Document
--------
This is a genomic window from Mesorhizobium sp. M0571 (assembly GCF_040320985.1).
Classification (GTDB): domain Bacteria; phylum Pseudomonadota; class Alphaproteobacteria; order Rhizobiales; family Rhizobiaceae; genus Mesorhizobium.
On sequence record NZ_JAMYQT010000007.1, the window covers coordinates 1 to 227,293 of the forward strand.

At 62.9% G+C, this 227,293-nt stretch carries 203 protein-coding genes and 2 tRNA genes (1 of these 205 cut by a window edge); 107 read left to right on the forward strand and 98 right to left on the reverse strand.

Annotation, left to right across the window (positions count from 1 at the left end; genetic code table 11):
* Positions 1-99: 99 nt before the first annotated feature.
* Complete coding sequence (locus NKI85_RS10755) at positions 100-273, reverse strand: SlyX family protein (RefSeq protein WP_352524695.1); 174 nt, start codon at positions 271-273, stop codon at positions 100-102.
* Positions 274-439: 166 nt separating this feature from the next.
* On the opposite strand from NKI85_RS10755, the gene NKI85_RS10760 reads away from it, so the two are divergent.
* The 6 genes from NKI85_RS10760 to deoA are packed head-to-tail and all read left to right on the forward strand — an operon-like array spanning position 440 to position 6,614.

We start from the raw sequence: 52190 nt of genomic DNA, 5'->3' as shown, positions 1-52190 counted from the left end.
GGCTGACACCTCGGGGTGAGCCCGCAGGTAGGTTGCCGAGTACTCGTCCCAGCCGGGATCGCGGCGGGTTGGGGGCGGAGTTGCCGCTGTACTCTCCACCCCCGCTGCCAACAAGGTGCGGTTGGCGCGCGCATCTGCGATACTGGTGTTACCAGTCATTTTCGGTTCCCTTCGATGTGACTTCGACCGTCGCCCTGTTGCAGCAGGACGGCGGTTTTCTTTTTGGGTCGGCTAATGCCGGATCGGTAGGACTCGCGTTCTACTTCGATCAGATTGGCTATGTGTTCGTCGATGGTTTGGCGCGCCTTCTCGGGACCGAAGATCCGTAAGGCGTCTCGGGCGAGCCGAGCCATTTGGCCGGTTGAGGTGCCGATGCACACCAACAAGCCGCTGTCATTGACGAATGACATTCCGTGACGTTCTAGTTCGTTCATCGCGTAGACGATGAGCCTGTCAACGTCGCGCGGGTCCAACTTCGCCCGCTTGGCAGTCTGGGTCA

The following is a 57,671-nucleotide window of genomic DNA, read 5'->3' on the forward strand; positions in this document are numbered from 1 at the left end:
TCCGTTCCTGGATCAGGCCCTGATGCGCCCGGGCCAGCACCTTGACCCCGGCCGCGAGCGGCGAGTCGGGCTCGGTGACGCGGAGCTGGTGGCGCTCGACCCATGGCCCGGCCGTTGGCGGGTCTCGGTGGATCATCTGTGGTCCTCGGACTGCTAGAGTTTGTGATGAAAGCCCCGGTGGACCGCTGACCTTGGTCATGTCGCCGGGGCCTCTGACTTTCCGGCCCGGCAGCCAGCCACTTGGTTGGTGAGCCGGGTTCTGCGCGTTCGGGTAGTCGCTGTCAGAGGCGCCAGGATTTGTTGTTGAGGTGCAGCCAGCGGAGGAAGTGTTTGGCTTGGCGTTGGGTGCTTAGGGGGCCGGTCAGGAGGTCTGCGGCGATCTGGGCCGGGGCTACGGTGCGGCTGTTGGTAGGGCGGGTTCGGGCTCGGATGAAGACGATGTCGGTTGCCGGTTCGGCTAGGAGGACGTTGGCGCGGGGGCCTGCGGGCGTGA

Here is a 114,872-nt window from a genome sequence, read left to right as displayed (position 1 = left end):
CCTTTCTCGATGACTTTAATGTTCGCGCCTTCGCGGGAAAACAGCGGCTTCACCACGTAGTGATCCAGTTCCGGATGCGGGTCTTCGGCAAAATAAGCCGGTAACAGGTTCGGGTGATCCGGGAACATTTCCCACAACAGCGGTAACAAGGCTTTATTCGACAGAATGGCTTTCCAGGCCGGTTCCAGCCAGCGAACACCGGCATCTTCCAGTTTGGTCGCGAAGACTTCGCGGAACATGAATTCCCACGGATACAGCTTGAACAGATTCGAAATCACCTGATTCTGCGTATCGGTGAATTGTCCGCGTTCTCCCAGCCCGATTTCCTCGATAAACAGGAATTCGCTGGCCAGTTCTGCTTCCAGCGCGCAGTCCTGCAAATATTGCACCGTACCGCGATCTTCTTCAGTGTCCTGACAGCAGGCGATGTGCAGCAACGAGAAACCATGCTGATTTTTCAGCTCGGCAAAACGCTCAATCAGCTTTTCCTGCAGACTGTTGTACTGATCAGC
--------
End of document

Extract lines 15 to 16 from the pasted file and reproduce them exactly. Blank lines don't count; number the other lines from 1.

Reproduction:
Here is a 114,872-nt window from a genome sequence, read left to right as displayed (position 1 = left end):
CCTTTCTCGATGACTTTAATGTTCGCGCCTTCGCGGGAAAACAGCGGCTTCACCACGTAGTGATCCAGTTCCGGATGCGGGTCTTCGGCAAAATAAGCCGGTAACAGGTTCGGGTGATCCGGGAACATTTCCCACAACAGCGGTAACAAGGCTTTATTCGACAGAATGGCTTTCCAGGCCGGTTCCAGCCAGCGAACACCGGCATCTTCCAGTTTGGTCGCGAAGACTTCGCGGAACATGAATTCCCACGGATACAGCTTGAACAGATTCGAAATCACCTGATTCTGCGTATCGGTGAATTGTCCGCGTTCTCCCAGCCCGATTTCCTCGATAAACAGGAATTCGCTGGCCAGTTCTGCTTCCAGCGCGCAGTCCTGCAAATATTGCACCGTACCGCGATCTTCTTCAGTGTCCTGACAGCAGGCGATGTGCAGCAACGAGAAACCATGCTGATTTTTCAGCTCGGCAAAACGCTCAATCAGCTTTTCCTGCAGACTGTTGTACTGATCAGC